How can we use science to get people to look at our advertisements? The short answer: visual theory. As a communications student, I notice advertising everywhere. I’m not always an expert on what makes a successful ad campaign. However, I’m always an expert on deciding what I like to look at and what I don’t. It’s easy to tell when an advertisement or image looks pleasing to us or when something catches our eye. Visual theory explains “why” something looks good. This is a just a brief description of some visual theory and not quite a comprehensive guide.
There are many aspects to visual theory that can be applied to create an advertisement or image that catches the eye. For example, humans are naturally face-seekers. We almost always notice faces first. Our eyes are often more likely to see yellow first. Max Wetheimer, a German-Austrian, formulated an interesting theory in 1912 to explain pattern-seeking in human behavior called Gestalt theory.
Patterns are powerful. Our brain is also seeking patterns. It works in a quick two-step process. First, our brain sees the pattern, within the first few milliseconds. Second, if the brain is interested it notices the details of the image. To grab the attention of our audience when creating an advertisement, we can use Gestalt theory patterns to grab the attention and then maintain it with interesting details.
Think of those first few milliseconds as first impressions. When a recruiter is looking over resumes, they usually spend 5-10 seconds looking at one before deciding whether to keep going. It takes something interesting or unique to persuade them to continue. Our brains take even less time to decide if it will continue to find something interesting.
Figure-ground is the first Gestalt pattern principle I will address. This refers to the background defining the image. Think of a dark, black night sky with a bright, white moon in the center of the photo. You’re going to notice the moon almost instantly and take a closer look. It’s attention grabbing. An example of weak figure-ground would be a busy image with too much going on. Nothing stands out. This explains why too much going on in an advertisement rarely looks good.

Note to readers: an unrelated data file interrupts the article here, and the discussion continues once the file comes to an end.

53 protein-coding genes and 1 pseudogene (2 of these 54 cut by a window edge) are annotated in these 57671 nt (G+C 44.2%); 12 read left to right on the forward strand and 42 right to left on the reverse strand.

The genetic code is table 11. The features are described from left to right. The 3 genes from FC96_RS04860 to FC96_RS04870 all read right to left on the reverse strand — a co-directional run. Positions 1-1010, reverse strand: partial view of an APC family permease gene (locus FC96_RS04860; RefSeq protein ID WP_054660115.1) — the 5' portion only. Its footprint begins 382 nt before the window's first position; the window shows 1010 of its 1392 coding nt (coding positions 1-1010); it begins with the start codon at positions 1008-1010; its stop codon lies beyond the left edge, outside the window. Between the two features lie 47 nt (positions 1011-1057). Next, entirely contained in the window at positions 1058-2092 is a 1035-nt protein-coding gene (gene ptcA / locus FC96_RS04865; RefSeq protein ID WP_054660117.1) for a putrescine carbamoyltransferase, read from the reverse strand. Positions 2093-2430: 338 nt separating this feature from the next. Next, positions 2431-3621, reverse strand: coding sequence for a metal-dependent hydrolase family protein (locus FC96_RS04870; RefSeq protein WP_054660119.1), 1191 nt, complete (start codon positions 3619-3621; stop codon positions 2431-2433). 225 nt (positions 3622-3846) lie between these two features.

Closure, the second Gestalt principle, is simply your eyes connecting the dots. For example, if I drew dots in a row, my brain would automatically connect those dots into a line. Effective advertisements allow our brains opportunities to draw conclusions.
Similarity, another Gestalt principle, is the idea that our brain automatically groups consistent sizes and shapes together. Proximity is when our brain tells us objects that are close together are related. This is illustrated in newspapers. We can tell the headline goes with the image because they are close together, not because there is anything on the page explicitly telling us they are related. This might seem simple, but too often advertisements can lose people because the principles of similarity and proximity are violated.
The Continuity and alignment principle states that our eye will follow lines. Our eyes perceive lines where there are not physically drawn out lines. If I place images diagonally across a page, the audience’s eyes will create an imaginary line across the page. Continuity can be utilized to direct a viewer’s eye at a certain element in the advertisement by creating an imaginary line using color, text, images, or shapes.
Finally, a Gestalt break is literally a break in a pattern that attracts the eye. If I put five cubes in a row, then a space, and then five more cubes, our eyes are likely to notice the difference right away. This is because one of the primary functions of our vision is to notice differences. Gestalt breaks can create extremely effective advertisements by isolating a different image amongst many of the same images.
These seemingly simple design principles can begin to explain why we look at advertisements and pictures the way we do. This visual theory is incredibly useful when creating effective advertisements that capture the viewers’ attention. Start by noticing this theory applied to advertisements in magazines, on billboards, and online. You’ll never look at advertisements the same way again.
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